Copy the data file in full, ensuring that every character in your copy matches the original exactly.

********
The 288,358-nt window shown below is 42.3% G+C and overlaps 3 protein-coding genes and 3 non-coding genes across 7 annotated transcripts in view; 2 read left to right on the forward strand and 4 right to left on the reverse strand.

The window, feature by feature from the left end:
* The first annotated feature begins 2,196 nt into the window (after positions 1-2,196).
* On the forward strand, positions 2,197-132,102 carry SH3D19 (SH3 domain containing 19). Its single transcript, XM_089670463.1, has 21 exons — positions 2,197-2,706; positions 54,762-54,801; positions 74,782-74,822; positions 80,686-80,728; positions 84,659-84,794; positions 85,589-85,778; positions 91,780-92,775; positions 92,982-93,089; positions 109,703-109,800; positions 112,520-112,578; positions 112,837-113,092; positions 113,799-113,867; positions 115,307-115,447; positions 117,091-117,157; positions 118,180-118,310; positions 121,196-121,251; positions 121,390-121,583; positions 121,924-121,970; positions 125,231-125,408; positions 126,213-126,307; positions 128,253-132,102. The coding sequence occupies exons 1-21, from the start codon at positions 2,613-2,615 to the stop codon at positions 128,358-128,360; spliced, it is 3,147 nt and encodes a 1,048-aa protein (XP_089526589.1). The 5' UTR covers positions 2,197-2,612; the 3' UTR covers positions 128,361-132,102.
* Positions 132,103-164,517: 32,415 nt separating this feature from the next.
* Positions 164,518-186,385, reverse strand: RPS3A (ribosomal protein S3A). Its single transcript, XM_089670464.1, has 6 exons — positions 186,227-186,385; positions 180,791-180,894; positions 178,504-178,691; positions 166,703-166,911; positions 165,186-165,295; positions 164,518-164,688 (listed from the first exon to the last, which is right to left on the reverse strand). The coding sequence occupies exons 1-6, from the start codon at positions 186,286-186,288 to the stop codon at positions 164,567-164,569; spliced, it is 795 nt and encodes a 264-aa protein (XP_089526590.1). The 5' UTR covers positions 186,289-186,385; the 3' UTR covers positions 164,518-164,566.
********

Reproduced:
The 288,358-nt window shown below is 42.3% G+C and overlaps 3 protein-coding genes and 3 non-coding genes across 7 annotated transcripts in view; 2 read left to right on the forward strand and 4 right to left on the reverse strand.

The window, feature by feature from the left end:
* The first annotated feature begins 2,196 nt into the window (after positions 1-2,196).
* On the forward strand, positions 2,197-132,102 carry SH3D19 (SH3 domain containing 19). Its single transcript, XM_089670463.1, has 21 exons — positions 2,197-2,706; positions 54,762-54,801; positions 74,782-74,822; positions 80,686-80,728; positions 84,659-84,794; positions 85,589-85,778; positions 91,780-92,775; positions 92,982-93,089; positions 109,703-109,800; positions 112,520-112,578; positions 112,837-113,092; positions 113,799-113,867; positions 115,307-115,447; positions 117,091-117,157; positions 118,180-118,310; positions 121,196-121,251; positions 121,390-121,583; positions 121,924-121,970; positions 125,231-125,408; positions 126,213-126,307; positions 128,253-132,102. The coding sequence occupies exons 1-21, from the start codon at positions 2,613-2,615 to the stop codon at positions 128,358-128,360; spliced, it is 3,147 nt and encodes a 1,048-aa protein (XP_089526589.1). The 5' UTR covers positions 2,197-2,612; the 3' UTR covers positions 128,361-132,102.
* Positions 132,103-164,517: 32,415 nt separating this feature from the next.
* Positions 164,518-186,385, reverse strand: RPS3A (ribosomal protein S3A). Its single transcript, XM_089670464.1, has 6 exons — positions 186,227-186,385; positions 180,791-180,894; positions 178,504-178,691; positions 166,703-166,911; positions 165,186-165,295; positions 164,518-164,688 (listed from the first exon to the last, which is right to left on the reverse strand). The coding sequence occupies exons 1-6, from the start codon at positions 186,286-186,288 to the stop codon at positions 164,567-164,569; spliced, it is 795 nt and encodes a 264-aa protein (XP_089526590.1). The 5' UTR covers positions 186,289-186,385; the 3' UTR covers positions 164,518-164,566.